Rising Food, Gas Prices Remain Top Concern for Americans

81% of consumers have changed the way they shop to manage expenses.

July 29, 2022

ALEXANDRIA, Va.—Fifty-three percent of Americans believe the nation is in a recession, according to NielsenIQ data, and rising food prices and gas prices are the top concerns for Americans (38% and 22%), respectively.

Additionally, gas prices are rerouting consumers’ shopping habits, with NielsenIQ reporting that 34% are driving less; 25% are shopping online; and 24% are shopping closer to home. When NielsenIQ asked those surveyed how concerned they would be if prices were to increase on everyday items over the next 12 months, 97% said yes, and 45% would be extremely concerned.

The survey also found that given the choice, consumers would prefer a size option to deal with rising prices, with 28% of those surveyed preferring that manufacturers offer an economy size for lower cost of use, while 19% would want them to maintain the same product and quality and increase the price.

“For many consumers, the last two years have been a rollercoaster of changed circumstance; stability and spending ability,” said Nicole Corbett, global thought leadership, NielsenIQ. “But as we start to ‘live with COVID’ and its many guises, consumers will approach 2022 with a new mindset reflective of their new adjusted realities. What was important to them in the past is not necessarily relevant now and in future.”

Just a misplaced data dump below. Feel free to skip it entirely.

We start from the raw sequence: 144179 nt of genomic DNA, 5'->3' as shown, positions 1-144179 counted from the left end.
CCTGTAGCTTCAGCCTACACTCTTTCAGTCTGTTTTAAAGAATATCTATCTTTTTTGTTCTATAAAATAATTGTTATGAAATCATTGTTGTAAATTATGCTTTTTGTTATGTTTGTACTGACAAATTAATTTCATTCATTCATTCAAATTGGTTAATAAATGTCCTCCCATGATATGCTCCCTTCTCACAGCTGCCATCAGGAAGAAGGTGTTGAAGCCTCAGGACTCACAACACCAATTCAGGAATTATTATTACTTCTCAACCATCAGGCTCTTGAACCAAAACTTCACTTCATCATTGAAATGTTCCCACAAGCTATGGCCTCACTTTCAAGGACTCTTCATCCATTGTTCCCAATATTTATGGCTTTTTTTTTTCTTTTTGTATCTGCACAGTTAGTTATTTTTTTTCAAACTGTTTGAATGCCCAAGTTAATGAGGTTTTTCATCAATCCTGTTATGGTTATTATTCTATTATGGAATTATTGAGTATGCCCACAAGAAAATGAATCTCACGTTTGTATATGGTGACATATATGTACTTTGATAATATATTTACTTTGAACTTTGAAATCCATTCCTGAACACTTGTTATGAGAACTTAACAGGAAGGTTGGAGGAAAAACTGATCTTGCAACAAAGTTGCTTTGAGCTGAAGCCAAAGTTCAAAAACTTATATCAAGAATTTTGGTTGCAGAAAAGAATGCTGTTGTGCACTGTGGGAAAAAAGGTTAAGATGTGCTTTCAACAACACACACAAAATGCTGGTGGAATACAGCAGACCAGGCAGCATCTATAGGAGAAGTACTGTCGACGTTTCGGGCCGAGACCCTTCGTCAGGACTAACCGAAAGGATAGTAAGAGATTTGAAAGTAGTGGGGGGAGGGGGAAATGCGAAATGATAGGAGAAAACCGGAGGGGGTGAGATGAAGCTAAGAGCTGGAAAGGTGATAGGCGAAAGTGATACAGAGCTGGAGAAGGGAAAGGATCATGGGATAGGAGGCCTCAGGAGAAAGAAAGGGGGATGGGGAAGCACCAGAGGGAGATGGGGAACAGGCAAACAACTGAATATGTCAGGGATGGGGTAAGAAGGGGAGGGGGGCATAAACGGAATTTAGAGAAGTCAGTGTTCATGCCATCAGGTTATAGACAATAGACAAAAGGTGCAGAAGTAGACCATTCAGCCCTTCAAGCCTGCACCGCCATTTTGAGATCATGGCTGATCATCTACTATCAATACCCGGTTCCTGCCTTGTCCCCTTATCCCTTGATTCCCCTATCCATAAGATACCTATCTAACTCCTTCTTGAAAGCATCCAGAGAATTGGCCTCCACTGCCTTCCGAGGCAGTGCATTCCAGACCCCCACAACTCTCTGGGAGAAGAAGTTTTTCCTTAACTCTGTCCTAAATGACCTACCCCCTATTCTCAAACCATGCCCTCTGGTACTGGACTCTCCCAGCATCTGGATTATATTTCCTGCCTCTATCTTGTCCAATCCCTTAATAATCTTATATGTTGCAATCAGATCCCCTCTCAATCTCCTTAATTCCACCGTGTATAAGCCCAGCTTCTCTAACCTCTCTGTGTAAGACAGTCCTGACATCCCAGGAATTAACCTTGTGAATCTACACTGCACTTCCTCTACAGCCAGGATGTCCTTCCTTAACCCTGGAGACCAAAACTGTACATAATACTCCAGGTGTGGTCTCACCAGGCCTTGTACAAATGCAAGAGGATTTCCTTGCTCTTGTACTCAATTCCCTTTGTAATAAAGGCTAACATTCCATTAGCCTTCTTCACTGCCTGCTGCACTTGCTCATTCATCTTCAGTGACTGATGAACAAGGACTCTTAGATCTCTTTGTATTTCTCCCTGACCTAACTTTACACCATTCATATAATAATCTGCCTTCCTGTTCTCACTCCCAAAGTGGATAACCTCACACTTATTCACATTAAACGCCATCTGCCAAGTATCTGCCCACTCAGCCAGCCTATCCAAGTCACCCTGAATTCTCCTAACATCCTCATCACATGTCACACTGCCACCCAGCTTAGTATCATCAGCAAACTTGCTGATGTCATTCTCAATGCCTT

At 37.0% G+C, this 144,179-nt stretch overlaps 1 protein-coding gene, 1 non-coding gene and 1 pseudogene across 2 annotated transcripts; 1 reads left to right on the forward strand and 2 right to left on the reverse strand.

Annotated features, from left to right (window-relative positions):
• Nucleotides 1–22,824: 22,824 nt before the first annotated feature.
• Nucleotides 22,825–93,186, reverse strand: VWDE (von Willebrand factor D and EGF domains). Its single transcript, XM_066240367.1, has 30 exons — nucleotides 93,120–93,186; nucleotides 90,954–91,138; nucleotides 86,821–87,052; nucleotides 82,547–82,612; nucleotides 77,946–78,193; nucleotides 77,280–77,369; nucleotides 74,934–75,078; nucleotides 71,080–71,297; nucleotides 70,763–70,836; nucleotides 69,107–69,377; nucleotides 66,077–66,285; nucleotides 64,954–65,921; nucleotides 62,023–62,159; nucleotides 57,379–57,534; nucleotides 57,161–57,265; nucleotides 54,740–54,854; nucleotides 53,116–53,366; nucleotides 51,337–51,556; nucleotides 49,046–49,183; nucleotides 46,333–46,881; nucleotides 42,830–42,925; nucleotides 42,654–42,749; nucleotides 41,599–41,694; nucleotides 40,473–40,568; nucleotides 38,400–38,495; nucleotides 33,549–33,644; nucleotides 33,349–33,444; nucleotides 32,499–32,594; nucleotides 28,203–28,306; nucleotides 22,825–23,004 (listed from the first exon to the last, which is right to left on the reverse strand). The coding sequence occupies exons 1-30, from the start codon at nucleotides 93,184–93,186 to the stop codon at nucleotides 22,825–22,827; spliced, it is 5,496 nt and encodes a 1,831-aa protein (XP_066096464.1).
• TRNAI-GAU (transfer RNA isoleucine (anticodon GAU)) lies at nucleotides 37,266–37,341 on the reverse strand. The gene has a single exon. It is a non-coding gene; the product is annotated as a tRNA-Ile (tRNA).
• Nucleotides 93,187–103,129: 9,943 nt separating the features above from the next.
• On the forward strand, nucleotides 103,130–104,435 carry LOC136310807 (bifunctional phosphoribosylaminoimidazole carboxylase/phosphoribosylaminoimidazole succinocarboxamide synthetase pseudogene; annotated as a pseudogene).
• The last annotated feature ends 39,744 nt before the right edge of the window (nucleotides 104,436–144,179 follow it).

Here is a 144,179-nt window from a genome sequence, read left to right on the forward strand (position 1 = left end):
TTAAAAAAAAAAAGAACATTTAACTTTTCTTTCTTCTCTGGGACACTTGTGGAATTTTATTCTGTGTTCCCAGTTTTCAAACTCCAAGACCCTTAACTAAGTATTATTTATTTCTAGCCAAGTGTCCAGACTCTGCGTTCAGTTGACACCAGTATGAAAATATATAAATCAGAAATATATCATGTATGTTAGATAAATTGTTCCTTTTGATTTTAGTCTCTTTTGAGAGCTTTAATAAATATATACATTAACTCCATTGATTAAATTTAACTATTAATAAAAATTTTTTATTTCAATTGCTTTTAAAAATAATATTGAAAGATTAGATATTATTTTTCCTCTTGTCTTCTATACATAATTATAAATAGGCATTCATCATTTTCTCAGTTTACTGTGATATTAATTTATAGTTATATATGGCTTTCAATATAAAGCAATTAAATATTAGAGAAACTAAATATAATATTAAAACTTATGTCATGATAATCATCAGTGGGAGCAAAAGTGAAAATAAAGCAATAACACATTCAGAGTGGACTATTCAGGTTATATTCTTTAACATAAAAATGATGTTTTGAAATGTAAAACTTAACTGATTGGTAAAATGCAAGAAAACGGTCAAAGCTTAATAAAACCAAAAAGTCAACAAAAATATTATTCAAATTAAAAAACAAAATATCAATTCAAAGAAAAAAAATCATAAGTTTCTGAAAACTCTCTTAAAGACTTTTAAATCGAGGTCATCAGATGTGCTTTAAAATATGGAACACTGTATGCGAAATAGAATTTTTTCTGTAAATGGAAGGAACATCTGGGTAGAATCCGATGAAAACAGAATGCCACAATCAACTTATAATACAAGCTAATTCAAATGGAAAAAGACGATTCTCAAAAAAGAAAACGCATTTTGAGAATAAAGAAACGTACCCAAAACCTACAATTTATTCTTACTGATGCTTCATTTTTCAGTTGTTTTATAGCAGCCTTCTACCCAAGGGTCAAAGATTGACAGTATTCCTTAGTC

NielsenIQ also found that 81% of consumers have changed the way they shop to manage expenses. The most popular savings strategy is to stock up when their preferred items are on sale (50%). On average, consumers are implementing 4.6 strategies to save money. The top five ways are stock-up when on sale (50%), use coupons (42%), seek out stores with lower prices (38%), buy store brands (37%) and only buy the essentials (31%).

Also, most Americans fear disruption and uncertainty will continue beyond 2022, especially economic hardship, with 59% believed the U.S. won’t be free from economic hardship and rising prices until at least 2023 and beyond. Fifty-three percent believe that supply disruptions will continue through 2023 and beyond.